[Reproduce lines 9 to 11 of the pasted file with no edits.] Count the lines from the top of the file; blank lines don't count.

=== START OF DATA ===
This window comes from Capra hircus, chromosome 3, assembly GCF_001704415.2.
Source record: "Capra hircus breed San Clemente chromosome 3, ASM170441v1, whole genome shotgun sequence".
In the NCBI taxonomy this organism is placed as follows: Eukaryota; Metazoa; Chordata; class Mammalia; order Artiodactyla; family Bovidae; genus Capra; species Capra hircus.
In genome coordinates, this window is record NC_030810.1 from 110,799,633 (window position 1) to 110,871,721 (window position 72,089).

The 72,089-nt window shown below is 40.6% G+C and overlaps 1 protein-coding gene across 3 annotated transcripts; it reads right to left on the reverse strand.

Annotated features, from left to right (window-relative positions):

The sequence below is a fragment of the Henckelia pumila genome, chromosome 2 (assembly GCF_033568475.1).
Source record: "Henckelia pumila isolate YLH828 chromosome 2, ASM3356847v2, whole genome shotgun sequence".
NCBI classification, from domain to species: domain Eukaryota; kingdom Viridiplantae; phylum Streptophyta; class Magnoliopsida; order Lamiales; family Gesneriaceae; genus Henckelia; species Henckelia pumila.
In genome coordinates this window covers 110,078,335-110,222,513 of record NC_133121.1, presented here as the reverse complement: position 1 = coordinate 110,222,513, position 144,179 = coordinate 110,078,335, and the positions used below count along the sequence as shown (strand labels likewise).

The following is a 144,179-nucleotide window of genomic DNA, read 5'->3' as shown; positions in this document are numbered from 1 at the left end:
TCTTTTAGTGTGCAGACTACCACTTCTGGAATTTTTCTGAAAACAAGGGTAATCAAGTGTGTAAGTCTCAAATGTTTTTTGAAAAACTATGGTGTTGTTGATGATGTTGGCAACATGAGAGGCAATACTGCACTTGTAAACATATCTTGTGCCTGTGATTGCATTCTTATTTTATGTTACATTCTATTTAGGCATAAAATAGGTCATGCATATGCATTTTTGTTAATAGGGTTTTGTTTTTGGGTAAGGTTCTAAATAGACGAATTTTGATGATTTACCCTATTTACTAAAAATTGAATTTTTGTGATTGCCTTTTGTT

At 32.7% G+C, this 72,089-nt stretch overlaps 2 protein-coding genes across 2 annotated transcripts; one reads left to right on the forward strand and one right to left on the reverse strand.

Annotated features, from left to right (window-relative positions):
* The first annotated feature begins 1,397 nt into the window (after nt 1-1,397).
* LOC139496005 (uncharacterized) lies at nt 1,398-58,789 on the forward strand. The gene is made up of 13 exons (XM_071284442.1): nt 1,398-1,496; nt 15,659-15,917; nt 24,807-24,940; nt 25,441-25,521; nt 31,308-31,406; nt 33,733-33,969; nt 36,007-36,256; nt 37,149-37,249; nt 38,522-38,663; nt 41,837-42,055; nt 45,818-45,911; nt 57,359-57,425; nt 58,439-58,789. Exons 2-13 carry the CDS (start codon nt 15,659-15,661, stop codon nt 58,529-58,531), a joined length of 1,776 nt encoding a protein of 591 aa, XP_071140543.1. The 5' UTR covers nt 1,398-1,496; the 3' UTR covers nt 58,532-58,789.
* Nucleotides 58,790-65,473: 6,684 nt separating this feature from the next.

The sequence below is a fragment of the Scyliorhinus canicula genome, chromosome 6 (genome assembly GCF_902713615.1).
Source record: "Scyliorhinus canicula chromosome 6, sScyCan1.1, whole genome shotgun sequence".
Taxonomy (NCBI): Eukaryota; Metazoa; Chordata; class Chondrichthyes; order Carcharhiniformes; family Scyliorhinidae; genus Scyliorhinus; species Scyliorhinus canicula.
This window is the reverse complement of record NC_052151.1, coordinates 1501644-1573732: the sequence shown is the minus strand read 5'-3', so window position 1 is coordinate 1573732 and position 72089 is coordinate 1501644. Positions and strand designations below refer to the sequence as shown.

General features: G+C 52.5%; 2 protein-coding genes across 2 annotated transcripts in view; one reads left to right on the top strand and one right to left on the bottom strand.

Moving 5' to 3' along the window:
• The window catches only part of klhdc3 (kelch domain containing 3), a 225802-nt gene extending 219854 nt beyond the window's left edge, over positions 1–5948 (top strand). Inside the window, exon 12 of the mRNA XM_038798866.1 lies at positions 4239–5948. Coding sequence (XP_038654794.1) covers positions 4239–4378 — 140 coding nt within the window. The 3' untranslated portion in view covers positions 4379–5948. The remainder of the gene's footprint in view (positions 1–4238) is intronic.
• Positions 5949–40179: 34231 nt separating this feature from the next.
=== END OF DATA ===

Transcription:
NCBI classification, from domain to species: domain Eukaryota; kingdom Viridiplantae; phylum Streptophyta; class Magnoliopsida; order Lamiales; family Gesneriaceae; genus Henckelia; species Henckelia pumila.
In genome coordinates this window covers 110,078,335-110,222,513 of record NC_133121.1, presented here as the reverse complement: position 1 = coordinate 110,222,513, position 144,179 = coordinate 110,078,335, and the positions used below count along the sequence as shown (strand labels likewise).

The following is a 144,179-nucleotide window of genomic DNA, read 5'->3' as shown; positions in this document are numbered from 1 at the left end: